I’m not a professional investor. As well as being a way to earn some extra income, it’s a hobby of mine to follow the stock market and the latest news.
Initially I was tempted by the potential returns I could get from a Stocks and Shares ISA. With interest rates at historic lows, savings accounts were becoming less and less worthwhile for me.
Many people have at least thought about buying stocks and shares, but often don’t know how to do it. Or they may think they need to have thousands to spare every month to make it worth their while.
I don’t see it that way. When I started investing, I put a small portion of my salary towards buying UK stocks and funds. This allowed me to see how the market and various investment platforms worked. When I could afford to, I gradually increased my my investments.
Here’s how I would start investing today with just £50 per month.
Index tracker funds
The first move I made towards investing in the stock market was through index tracker funds. If I was starting out again today with £50 a month, I think it would still make sense.
These funds track the performance of indexes such as the FTSE 100 in the UK or the S&P 500 in the US, so I wouldn’t need to actively pick individual companies to invest in.
According to a report from US investment bank Goldman Sachs, historically the average return of the US stock market over 10 years is 9.2%. Despite a major economic crisis as a result of the onset of Covid-19, the UK’s FTSE 100 has gained 10.5% in the last decade.
Famed US investor Warren Buffett is a fan of this investing strategy. “By periodically investing in an index fund, the know-nothing investor can actually out-perform most investment professionals,” Buffett said in his book, The Little Book of Common Sense Investing.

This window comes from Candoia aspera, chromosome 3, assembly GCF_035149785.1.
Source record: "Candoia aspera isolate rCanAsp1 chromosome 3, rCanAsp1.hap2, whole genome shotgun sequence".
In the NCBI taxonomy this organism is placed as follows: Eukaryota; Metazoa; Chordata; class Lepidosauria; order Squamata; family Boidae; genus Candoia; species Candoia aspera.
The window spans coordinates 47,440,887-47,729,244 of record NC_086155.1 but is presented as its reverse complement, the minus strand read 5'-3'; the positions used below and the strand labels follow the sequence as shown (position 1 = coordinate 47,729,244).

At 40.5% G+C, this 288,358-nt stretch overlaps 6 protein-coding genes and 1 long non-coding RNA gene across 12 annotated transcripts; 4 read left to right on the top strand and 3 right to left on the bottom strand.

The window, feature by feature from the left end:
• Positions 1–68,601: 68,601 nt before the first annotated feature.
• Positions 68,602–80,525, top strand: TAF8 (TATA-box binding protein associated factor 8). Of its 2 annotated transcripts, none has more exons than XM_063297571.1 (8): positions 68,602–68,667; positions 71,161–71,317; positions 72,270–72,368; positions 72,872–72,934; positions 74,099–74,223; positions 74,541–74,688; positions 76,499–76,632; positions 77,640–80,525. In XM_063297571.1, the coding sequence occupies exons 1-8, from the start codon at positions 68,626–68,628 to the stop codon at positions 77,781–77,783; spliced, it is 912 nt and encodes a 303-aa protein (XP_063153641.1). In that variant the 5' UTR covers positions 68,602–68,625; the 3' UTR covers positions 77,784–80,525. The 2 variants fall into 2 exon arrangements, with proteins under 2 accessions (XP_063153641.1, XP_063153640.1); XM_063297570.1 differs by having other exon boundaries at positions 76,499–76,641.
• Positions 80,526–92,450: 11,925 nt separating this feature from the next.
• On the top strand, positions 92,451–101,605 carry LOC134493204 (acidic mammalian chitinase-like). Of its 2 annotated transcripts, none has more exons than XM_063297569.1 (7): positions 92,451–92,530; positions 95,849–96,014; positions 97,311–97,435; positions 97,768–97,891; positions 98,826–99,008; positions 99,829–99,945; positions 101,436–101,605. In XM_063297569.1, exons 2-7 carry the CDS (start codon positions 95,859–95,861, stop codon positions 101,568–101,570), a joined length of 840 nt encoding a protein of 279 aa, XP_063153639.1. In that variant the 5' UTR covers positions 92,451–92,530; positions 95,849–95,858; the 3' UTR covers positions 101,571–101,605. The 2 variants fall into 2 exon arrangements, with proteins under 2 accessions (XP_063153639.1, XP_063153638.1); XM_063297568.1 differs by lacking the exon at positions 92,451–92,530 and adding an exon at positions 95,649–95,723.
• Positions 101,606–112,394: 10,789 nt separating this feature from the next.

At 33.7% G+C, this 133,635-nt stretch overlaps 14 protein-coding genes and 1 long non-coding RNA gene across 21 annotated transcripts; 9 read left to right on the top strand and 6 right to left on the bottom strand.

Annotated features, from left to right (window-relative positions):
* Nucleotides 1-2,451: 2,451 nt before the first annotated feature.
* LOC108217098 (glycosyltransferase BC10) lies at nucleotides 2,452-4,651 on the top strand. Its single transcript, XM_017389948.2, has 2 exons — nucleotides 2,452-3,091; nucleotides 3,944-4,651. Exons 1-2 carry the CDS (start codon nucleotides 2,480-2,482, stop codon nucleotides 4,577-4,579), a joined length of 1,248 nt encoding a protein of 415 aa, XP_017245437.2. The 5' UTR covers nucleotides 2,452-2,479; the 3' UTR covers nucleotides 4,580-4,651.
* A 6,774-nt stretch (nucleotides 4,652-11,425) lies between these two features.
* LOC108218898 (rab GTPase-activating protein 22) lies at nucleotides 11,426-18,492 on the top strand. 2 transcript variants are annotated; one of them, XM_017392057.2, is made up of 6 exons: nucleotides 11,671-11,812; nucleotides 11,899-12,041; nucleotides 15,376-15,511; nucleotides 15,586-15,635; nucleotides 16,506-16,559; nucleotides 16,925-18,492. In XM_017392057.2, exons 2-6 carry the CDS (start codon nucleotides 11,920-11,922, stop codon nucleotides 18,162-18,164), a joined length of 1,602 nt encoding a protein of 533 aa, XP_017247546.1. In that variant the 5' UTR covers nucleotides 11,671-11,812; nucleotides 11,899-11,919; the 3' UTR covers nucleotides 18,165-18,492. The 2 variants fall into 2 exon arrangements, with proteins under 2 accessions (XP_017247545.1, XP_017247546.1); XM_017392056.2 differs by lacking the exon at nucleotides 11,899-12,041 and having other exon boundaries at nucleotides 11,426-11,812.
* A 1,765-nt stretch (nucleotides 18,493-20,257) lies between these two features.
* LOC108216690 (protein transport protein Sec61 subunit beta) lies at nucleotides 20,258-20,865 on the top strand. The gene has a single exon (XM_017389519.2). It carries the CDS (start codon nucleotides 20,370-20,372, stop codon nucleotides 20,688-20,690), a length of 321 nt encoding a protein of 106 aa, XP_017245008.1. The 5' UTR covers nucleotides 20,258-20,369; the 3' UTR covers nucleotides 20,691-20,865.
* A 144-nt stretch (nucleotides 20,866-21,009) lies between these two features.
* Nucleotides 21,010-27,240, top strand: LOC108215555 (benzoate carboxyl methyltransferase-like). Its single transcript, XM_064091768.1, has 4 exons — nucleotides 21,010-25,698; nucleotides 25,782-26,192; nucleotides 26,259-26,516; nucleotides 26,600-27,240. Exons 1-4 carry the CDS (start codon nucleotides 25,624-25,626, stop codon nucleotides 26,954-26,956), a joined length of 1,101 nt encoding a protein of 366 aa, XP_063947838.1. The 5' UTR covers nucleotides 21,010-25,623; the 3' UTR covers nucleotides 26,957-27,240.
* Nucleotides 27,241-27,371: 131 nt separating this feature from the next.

Sure, some individual company shares are likely to generate far greater returns over a long-term period. But many won’t. Buying an index tracker fund also gives me a cross-section of the market, as opposed to concentrating my investment in one company, sector or commodity.
While I think that investing in these funds is a more risk-averse way of investing £50 a month in the stock market, it must be said that the value of my investment can always go down. Returns are never guaranteed in the stock market. The last 12 months more than ever have shown that global markets are fragile. The pandemic has shrunk the UK economy by almost 10%.
Another setback in the fight against Covid-19 could potentially lead to a major sell-off, as was seen in February and March 2020. The Footsie lost around 35% of its entire value in just two months at that time.
However, my opinion is that while these global events can hurt the market, I ultimately invest for the long term. When I buy funds or stocks I aim to hold for at least five years or longer to dilute the impact of short-term crashes. That’s why I’d start investing £50 a month in index tracker funds.
- UK budget 2021: 10 stocks that could rally next
- Will the Rolls-Royce share price recover in 2021?
- Traineeships: what they are, and what’s changing
- UK stock investing: my 2 contrarian picks for 2021
- The best shares to buy now for a post-lockdown world
conorcoyle has no position in any of the shares mentioned. The Motley Fool UK has no position in any of the shares mentioned. Views expressed on the companies mentioned in this article are those of the writer and therefore may differ from the official recommendations we make in our subscription services such as Share Advisor, Hidden Winners and Pro. Here at The Motley Fool we believe that considering a diverse range of insights makes us better investors.
The post How I’d start investing with just £50 a month in 2021 appeared first on The Motley Fool UK.